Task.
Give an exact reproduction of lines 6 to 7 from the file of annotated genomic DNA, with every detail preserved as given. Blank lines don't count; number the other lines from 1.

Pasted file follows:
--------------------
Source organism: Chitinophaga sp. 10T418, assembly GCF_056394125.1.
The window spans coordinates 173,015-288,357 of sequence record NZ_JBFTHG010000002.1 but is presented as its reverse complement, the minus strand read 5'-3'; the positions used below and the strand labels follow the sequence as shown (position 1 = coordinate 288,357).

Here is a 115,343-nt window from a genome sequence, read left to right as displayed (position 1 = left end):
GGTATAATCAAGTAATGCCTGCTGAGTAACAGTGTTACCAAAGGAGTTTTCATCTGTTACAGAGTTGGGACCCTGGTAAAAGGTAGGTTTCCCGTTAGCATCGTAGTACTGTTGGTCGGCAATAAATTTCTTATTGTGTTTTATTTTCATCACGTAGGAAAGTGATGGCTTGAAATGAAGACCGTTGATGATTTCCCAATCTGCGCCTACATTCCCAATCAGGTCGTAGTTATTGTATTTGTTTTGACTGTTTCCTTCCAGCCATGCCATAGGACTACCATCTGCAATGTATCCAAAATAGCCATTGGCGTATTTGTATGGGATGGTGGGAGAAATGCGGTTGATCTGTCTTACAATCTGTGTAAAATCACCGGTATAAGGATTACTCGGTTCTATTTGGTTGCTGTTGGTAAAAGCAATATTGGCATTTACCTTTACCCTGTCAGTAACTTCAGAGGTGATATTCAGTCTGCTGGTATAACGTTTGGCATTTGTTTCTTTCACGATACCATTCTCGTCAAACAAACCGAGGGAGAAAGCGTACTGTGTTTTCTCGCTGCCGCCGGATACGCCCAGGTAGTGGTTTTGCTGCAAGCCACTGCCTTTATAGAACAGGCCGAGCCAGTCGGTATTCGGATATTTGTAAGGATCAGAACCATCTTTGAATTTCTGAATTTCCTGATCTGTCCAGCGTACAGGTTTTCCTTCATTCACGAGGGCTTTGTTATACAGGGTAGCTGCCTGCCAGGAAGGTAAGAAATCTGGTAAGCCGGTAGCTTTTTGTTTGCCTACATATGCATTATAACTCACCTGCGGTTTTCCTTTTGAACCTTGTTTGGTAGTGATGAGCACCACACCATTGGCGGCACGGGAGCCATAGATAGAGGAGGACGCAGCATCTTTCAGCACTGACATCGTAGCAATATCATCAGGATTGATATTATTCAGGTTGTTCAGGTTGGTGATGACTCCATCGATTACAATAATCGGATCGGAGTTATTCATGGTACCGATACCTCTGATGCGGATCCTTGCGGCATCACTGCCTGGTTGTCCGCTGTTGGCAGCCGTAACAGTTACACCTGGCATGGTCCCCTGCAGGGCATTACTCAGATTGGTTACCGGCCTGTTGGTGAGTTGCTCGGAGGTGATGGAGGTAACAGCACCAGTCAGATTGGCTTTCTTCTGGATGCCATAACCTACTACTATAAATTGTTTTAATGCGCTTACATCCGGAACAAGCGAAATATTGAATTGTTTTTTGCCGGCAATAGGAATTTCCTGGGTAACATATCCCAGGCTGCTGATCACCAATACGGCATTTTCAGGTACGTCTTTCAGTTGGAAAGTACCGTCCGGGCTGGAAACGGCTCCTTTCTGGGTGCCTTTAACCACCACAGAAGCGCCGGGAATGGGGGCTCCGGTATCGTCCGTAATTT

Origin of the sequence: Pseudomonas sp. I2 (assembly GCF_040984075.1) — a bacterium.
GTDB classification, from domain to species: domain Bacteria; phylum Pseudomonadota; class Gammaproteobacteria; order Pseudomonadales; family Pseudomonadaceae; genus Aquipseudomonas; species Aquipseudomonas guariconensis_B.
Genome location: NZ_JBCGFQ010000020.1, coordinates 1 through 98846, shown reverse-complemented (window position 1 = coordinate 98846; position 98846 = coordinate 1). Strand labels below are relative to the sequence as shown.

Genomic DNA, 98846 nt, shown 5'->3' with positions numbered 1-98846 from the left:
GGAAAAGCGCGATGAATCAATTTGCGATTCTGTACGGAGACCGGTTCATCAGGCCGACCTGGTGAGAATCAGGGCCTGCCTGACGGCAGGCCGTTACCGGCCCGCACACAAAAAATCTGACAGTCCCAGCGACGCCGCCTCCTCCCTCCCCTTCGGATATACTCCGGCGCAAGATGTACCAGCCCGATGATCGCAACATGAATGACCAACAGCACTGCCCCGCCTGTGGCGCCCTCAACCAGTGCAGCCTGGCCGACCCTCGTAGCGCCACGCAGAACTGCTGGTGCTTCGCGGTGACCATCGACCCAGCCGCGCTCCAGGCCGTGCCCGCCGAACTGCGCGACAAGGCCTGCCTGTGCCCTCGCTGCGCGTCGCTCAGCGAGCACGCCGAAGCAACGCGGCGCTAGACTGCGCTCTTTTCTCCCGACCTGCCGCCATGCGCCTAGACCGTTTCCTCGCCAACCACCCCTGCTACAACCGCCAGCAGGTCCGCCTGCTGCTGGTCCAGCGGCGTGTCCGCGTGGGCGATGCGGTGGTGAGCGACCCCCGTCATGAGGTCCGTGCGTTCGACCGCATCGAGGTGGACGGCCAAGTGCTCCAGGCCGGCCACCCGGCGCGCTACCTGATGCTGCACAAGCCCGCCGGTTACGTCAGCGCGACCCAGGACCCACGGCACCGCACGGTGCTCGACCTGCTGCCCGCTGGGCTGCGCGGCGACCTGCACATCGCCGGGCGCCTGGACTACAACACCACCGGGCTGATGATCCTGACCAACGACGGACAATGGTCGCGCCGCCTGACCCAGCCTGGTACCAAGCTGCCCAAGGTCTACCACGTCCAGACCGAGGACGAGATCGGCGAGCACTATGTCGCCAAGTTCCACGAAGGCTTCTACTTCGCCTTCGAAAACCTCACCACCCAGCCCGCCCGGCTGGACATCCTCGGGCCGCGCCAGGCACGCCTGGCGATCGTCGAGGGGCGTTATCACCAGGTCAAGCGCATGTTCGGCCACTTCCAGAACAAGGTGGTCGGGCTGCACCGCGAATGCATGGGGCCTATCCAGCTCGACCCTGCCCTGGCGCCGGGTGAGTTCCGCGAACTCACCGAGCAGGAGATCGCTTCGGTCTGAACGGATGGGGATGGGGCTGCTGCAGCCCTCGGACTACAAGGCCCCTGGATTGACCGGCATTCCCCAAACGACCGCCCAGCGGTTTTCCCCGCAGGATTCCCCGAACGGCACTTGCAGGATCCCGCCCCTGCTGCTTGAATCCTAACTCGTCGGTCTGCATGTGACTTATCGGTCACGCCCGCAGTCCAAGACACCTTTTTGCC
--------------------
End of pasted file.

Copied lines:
GTDB classification, from domain to species: domain Bacteria; phylum Pseudomonadota; class Gammaproteobacteria; order Pseudomonadales; family Pseudomonadaceae; genus Aquipseudomonas; species Aquipseudomonas guariconensis_B.
Genome location: NZ_JBCGFQ010000020.1, coordinates 1 through 98846, shown reverse-complemented (window position 1 = coordinate 98846; position 98846 = coordinate 1). Strand labels below are relative to the sequence as shown.